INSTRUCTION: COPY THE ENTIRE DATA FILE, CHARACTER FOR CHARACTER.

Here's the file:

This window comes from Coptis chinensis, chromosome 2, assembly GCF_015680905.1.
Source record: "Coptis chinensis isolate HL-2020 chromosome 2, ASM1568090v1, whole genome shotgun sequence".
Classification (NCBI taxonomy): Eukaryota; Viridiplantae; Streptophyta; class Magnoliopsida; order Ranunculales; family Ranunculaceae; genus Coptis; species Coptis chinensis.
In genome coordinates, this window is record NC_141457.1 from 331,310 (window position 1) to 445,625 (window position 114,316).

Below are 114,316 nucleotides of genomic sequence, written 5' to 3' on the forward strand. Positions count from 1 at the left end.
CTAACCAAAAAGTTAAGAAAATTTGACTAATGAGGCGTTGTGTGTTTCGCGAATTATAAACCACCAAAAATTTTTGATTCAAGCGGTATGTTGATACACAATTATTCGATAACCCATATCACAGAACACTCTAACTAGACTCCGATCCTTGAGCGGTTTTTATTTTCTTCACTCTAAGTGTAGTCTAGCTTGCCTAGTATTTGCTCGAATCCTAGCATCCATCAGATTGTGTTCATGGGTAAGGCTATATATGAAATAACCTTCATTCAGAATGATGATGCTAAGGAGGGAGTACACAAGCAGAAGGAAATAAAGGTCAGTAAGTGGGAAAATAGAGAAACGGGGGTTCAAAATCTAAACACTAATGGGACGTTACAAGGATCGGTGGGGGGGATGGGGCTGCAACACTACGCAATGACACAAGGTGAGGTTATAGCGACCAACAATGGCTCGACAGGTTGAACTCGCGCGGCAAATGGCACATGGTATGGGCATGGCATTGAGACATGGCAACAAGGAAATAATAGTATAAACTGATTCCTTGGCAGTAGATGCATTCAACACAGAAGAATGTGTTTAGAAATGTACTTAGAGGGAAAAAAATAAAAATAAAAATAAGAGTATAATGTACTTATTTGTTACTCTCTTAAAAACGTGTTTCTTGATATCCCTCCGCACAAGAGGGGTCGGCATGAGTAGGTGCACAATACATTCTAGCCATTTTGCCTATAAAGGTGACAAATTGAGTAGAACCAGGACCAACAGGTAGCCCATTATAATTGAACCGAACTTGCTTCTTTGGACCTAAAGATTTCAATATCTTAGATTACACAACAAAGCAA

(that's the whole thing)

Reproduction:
This window comes from Coptis chinensis, chromosome 2, assembly GCF_015680905.1.
Source record: "Coptis chinensis isolate HL-2020 chromosome 2, ASM1568090v1, whole genome shotgun sequence".
Classification (NCBI taxonomy): Eukaryota; Viridiplantae; Streptophyta; class Magnoliopsida; order Ranunculales; family Ranunculaceae; genus Coptis; species Coptis chinensis.
In genome coordinates, this window is record NC_141457.1 from 331,310 (window position 1) to 445,625 (window position 114,316).

Below are 114,316 nucleotides of genomic sequence, written 5' to 3' on the forward strand. Positions count from 1 at the left end.
CTAACCAAAAAGTTAAGAAAATTTGACTAATGAGGCGTTGTGTGTTTCGCGAATTATAAACCACCAAAAATTTTTGATTCAAGCGGTATGTTGATACACAATTATTCGATAACCCATATCACAGAACACTCTAACTAGACTCCGATCCTTGAGCGGTTTTTATTTTCTTCACTCTAAGTGTAGTCTAGCTTGCCTAGTATTTGCTCGAATCCTAGCATCCATCAGATTGTGTTCATGGGTAAGGCTATATATGAAATAACCTTCATTCAGAATGATGATGCTAAGGAGGGAGTACACAAGCAGAAGGAAATAAAGGTCAGTAAGTGGGAAAATAGAGAAACGGGGGTTCAAAATCTAAACACTAATGGGACGTTACAAGGATCGGTGGGGGGGATGGGGCTGCAACACTACGCAATGACACAAGGTGAGGTTATAGCGACCAACAATGGCTCGACAGGTTGAACTCGCGCGGCAAATGGCACATGGTATGGGCATGGCATTGAGACATGGCAACAAGGAAATAATAGTATAAACTGATTCCTTGGCAGTAGATGCATTCAACACAGAAGAATGTGTTTAGAAATGTACTTAGAGGGAAAAAAATAAAAATAAAAATAAGAGTATAATGTACTTATTTGTTACTCTCTTAAAAACGTGTTTCTTGATATCCCTCCGCACAAGAGGGGTCGGCATGAGTAGGTGCACAATACATTCTAGCCATTTTGCCTATAAAGGTGACAAATTGAGTAGAACCAGGACCAACAGGTAGCCCATTATAATTGAACCGAACTTGCTTCTTTGGACCTAAAGATTTCAATATCTTAGATTACACAACAAAGCAA